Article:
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  • The role of big data and advanced analytics in transforming the capabilities of operational agencies in detecting and investigating  money laundering (ML) and terrorist financing (TF) and understanding ML/TF risks.

This project will help operational agencies to harness technology to strengthen their operational capability and resilience. It focuses on the questions of how to identify appropriate tools and technologies, and optimise their use at different stages of the AML/CFT workflow. It examines how to remove barriers to any successful digital transformation. It also covers issues concerning secured, effective, and efficient data communication and information sharing within public sector, and between public and private sectors.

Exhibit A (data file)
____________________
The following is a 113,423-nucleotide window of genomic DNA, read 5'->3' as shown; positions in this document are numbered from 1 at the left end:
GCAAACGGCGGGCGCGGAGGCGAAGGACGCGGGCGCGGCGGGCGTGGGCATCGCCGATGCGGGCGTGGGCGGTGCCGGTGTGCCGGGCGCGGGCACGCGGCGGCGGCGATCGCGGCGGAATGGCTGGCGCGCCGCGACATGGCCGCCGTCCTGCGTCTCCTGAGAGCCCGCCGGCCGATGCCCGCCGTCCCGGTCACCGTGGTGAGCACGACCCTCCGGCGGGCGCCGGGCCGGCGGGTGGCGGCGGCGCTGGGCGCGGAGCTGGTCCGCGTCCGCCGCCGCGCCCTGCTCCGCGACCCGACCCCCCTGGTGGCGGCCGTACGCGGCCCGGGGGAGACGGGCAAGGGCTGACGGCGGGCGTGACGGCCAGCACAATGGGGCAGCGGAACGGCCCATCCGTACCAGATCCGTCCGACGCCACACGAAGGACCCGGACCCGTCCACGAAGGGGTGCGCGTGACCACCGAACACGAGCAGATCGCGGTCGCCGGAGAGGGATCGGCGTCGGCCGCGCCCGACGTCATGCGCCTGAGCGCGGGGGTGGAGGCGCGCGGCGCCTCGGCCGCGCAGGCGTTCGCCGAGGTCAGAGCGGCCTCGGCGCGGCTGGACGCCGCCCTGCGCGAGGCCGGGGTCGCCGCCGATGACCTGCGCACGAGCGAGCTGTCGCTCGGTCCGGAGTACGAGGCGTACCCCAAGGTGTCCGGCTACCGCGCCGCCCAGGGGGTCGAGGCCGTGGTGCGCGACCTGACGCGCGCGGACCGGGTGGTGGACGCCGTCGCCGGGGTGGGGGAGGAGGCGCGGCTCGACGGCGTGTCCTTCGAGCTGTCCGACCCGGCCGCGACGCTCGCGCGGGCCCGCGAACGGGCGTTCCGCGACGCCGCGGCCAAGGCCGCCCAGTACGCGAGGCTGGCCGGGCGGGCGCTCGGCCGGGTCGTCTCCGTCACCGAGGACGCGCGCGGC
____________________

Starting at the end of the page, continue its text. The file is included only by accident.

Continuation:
The FATF published a summary of key findings of Phase 1 of this project, which is jointly conducted with the Egmont Group of Financial Intelligence Units. The full report is available to public authorities. The FATF will finalise the findings of Phase 2 this project, focusing on issues of ML/TF investigation and information exchange in June 2022.

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The FATF completed work that explores how law enforcement agencies can use technology to successfully investigate money laundering and terrorist financing, mitigate the risks of these crimes, and share information in a secure manner.

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These digital transformation projects build on earlier work such as the FATF Guidance on Digital ID, Guidance on virtual assetsVirtual Assets - Red Flag Indicators of Money Laundering and Terrorist FinancingGuidance on Private Sector Information Sharing, and extensive engagement with the private sector through public-private workshops and the FATF Private Sector Consultative Forums (PSCF).